September 27, 2022

“Unlawful” for doctors to save depressed woman from suicide

The tragic case of Kerrie Wooltorton

Kerrie WooltortonDoctors were right to allow a 26-year-old woman to die after swallowing antifreeze because she had made a living will, a British coroner has found.

Before her death in September 2007 Kerrie Wooltorton had swallowed antifreeze nine times. Each time, however, she had accepted dialysis treatment to flush the poison from her system. Finally she wrote a living will which instructed doctors to give her nothing except comfort care. Three days later she swallowed more antifreeze and when she arrived at hospital, she handed the letter to the doctors. It said that she was "100 per cent aware" of the consequences and did not want to be treated. She had only called an ambulance because she did not want to die alone and in pain and not because she wanted to be treated.

Doctors felt anguished, but believed that they were legally obliged to follow Ms Wooltorton’s wishes under the 2005 Mental Capacity Act. The coroner backed their decision: "A deliberate decision to die may appear repugnant, but any treatment to have saved Kerrie’s life in the absence of her consent would have been unlawful."

Professor Sheila McLean* commented in the BMJ that the living will is a distraction from the real issue of the case, which is the right of a competent patient to refuse treatment. Under British law, even the mentally ill may be deemed to be mentally competent.

The General Medical Council has also indicated that failure to comply would lead to deregistration.

Opponents of euthanasia were outraged. "What this miserable story also tells us is just how far the medical profession and the emergency services have been pushed into a culture where it’s now okay to let people commit suicide if they apparently want to," snarled George Pitcher, a columnist with the London Telegraph.

Was Ms Wooltorton capable of informed consent? She was clearly a very troubled young woman with a severe personality disorder. She lived alone and had been estranged from her parents for years. She was deeply depressed over rare gynaecological condition which made it impossible for her to have children. ~ London Telegraph, Sept 30;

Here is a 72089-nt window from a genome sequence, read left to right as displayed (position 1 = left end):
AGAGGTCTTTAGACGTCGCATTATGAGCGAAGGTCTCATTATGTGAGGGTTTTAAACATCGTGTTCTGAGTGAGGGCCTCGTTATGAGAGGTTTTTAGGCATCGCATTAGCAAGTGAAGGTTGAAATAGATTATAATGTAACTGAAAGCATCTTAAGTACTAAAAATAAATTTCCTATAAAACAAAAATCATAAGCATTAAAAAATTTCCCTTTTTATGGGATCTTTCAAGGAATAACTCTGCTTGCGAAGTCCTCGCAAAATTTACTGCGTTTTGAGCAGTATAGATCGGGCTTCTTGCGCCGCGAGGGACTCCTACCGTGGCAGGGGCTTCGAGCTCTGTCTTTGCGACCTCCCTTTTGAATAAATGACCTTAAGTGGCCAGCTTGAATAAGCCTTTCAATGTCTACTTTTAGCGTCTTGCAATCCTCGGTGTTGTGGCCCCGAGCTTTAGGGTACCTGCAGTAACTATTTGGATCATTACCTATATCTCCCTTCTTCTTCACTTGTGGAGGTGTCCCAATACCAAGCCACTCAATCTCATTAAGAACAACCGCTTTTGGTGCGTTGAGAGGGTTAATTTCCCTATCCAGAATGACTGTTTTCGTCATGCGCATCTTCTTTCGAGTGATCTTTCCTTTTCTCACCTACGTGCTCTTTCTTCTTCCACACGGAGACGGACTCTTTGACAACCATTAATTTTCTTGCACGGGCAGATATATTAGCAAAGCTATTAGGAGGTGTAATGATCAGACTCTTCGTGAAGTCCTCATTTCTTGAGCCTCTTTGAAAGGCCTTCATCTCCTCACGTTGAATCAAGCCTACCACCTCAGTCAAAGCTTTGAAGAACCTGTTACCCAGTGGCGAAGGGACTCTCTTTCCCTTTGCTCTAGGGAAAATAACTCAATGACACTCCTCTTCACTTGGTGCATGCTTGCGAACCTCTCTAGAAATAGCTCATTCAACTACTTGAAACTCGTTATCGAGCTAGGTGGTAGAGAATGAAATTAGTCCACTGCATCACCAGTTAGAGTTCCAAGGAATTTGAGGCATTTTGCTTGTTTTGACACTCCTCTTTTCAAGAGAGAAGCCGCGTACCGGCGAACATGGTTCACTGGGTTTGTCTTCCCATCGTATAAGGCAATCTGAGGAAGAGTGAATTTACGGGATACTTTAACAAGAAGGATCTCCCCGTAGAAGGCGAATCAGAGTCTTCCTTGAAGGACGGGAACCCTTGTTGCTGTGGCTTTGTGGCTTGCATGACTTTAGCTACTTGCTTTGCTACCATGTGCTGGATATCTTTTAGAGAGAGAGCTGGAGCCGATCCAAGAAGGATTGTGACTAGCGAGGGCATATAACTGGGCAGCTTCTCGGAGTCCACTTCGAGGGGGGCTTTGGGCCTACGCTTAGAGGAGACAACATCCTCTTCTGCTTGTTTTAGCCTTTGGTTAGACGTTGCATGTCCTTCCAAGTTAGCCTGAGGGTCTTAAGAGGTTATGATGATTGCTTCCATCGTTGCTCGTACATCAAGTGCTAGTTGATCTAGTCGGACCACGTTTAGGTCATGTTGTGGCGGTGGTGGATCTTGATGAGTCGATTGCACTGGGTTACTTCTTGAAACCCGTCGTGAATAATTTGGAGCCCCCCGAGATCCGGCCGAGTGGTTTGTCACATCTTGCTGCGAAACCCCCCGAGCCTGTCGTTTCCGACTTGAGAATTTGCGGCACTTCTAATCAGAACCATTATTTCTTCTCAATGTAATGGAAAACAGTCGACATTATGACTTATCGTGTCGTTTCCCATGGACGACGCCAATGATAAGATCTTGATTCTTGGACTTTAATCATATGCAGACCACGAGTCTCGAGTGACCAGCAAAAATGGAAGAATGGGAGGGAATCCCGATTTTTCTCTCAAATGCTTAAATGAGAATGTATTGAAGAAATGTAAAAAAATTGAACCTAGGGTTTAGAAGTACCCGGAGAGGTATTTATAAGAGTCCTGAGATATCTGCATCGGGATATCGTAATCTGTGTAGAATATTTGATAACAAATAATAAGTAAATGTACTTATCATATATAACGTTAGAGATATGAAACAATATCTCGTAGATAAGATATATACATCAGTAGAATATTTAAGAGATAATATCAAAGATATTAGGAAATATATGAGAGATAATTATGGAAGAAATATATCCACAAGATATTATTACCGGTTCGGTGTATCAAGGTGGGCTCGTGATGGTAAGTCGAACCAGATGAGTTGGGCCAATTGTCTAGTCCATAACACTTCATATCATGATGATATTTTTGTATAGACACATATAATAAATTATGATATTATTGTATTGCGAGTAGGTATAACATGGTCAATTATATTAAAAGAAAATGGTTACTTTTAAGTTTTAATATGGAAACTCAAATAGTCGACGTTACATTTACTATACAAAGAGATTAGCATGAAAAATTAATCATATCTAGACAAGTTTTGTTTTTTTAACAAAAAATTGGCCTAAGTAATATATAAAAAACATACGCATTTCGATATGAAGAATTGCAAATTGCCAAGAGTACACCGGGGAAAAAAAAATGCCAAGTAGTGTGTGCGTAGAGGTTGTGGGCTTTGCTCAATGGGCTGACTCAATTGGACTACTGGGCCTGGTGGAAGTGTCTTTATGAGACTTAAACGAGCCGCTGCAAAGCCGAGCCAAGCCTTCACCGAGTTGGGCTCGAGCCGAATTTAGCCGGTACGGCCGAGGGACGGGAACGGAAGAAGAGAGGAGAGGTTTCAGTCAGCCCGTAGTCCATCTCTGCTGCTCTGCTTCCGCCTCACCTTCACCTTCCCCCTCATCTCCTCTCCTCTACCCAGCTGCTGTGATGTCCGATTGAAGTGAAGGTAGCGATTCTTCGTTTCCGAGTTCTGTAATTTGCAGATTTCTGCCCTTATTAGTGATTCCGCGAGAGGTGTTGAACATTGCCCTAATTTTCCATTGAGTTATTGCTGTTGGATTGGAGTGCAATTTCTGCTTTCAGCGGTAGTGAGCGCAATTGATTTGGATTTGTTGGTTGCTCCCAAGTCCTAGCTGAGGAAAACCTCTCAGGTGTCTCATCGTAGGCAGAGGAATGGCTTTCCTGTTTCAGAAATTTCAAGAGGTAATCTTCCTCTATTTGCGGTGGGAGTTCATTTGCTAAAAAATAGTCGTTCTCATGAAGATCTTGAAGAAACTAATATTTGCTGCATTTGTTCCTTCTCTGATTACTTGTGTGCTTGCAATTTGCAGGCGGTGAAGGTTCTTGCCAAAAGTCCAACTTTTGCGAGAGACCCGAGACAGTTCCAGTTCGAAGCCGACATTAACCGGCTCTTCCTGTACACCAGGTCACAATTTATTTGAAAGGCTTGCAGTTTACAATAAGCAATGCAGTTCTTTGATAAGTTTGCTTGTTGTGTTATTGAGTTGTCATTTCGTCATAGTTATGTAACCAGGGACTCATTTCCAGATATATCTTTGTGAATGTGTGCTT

*  corrected

Michael Cook

2 thoughts on ““Unlawful” for doctors to save depressed woman from suicide

  1. When I heard this story on the radio, I did not know what to think of what the doctors should have done.

    It was not until I read the story on this website that I learned she had swallowed antifreeze nine times earlier. And each of those times, she had her life saved. If this had been the first time, then I believe the doctors should have saved her life. However, given the first nine times and her request to allow suicide the tenth time, then maybe the doctors did the correct thing (allowing suicide).

    It is unfortunate that not every woman who wants to help replenish the earth by having children is able to do this. Did Kerrie try to become married? Did she consider adopting? Did men reject her for her condition?

    I know that if the “Alice” who I married had simply told me before the wedding that she had Turner’s Syndrome (no ovaries at birth) and talked about adopting children, my
    life would have been much different. (“Alice” stopped corresponding with me by mail and asked a lawyer to stop the legal annulment that I requested and received.)

    Young and unmarried ladies, please, if you are one of the women (about 1 in every 2500) who are not having normal menstrual periods, please tell a man before you marry him. Please, do not believe that every man will “get over it” or believes “it does not matter”.

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